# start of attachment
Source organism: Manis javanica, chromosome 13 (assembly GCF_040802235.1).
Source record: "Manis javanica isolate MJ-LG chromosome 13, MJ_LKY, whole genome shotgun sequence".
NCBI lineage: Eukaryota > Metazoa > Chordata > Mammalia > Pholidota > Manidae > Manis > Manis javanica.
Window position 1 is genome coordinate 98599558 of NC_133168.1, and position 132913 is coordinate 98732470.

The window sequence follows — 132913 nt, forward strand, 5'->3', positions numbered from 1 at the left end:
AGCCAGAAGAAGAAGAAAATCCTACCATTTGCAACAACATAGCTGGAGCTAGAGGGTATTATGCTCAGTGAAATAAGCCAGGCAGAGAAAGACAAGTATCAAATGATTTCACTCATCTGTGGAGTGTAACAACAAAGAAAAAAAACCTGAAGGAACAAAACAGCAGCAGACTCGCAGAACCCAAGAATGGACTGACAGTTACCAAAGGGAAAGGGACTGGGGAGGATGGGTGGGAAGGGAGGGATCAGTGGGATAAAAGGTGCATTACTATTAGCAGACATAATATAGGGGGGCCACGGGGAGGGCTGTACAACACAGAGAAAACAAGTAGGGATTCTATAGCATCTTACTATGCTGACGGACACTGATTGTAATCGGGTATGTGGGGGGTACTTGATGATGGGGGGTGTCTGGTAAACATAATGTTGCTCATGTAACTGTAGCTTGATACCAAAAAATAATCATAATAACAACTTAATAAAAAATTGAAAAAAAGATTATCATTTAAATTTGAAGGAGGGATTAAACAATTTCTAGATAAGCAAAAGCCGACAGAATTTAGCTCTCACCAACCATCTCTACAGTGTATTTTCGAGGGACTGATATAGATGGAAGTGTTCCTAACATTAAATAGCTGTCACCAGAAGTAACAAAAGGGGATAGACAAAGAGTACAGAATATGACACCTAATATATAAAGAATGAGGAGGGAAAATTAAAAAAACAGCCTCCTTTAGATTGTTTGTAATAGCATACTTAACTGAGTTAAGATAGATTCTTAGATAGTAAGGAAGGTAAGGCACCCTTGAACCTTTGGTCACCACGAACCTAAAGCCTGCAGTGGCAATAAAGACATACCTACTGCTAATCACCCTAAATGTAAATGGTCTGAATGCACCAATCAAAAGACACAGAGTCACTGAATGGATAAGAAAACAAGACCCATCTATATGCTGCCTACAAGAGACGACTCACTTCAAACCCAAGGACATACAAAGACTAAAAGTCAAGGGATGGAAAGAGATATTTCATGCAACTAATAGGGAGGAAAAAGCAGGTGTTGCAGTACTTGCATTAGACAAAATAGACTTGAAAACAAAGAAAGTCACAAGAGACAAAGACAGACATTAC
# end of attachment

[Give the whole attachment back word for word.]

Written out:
Source organism: Manis javanica, chromosome 13 (assembly GCF_040802235.1).
Source record: "Manis javanica isolate MJ-LG chromosome 13, MJ_LKY, whole genome shotgun sequence".
NCBI lineage: Eukaryota > Metazoa > Chordata > Mammalia > Pholidota > Manidae > Manis > Manis javanica.
Window position 1 is genome coordinate 98599558 of NC_133168.1, and position 132913 is coordinate 98732470.

The window sequence follows — 132913 nt, forward strand, 5'->3', positions numbered from 1 at the left end:
AGCCAGAAGAAGAAGAAAATCCTACCATTTGCAACAACATAGCTGGAGCTAGAGGGTATTATGCTCAGTGAAATAAGCCAGGCAGAGAAAGACAAGTATCAAATGATTTCACTCATCTGTGGAGTGTAACAACAAAGAAAAAAAACCTGAAGGAACAAAACAGCAGCAGACTCGCAGAACCCAAGAATGGACTGACAGTTACCAAAGGGAAAGGGACTGGGGAGGATGGGTGGGAAGGGAGGGATCAGTGGGATAAAAGGTGCATTACTATTAGCAGACATAATATAGGGGGGCCACGGGGAGGGCTGTACAACACAGAGAAAACAAGTAGGGATTCTATAGCATCTTACTATGCTGACGGACACTGATTGTAATCGGGTATGTGGGGGGTACTTGATGATGGGGGGTGTCTGGTAAACATAATGTTGCTCATGTAACTGTAGCTTGATACCAAAAAATAATCATAATAACAACTTAATAAAAAATTGAAAAAAAGATTATCATTTAAATTTGAAGGAGGGATTAAACAATTTCTAGATAAGCAAAAGCCGACAGAATTTAGCTCTCACCAACCATCTCTACAGTGTATTTTCGAGGGACTGATATAGATGGAAGTGTTCCTAACATTAAATAGCTGTCACCAGAAGTAACAAAAGGGGATAGACAAAGAGTACAGAATATGACACCTAATATATAAAGAATGAGGAGGGAAAATTAAAAAAACAGCCTCCTTTAGATTGTTTGTAATAGCATACTTAACTGAGTTAAGATAGATTCTTAGATAGTAAGGAAGGTAAGGCACCCTTGAACCTTTGGTCACCACGAACCTAAAGCCTGCAGTGGCAATAAAGACATACCTACTGCTAATCACCCTAAATGTAAATGGTCTGAATGCACCAATCAAAAGACACAGAGTCACTGAATGGATAAGAAAACAAGACCCATCTATATGCTGCCTACAAGAGACGACTCACTTCAAACCCAAGGACATACAAAGACTAAAAGTCAAGGGATGGAAAGAGATATTTCATGCAACTAATAGGGAGGAAAAAGCAGGTGTTGCAGTACTTGCATTAGACAAAATAGACTTGAAAACAAAGAAAGTCACAAGAGACAAAGACAGACATTAC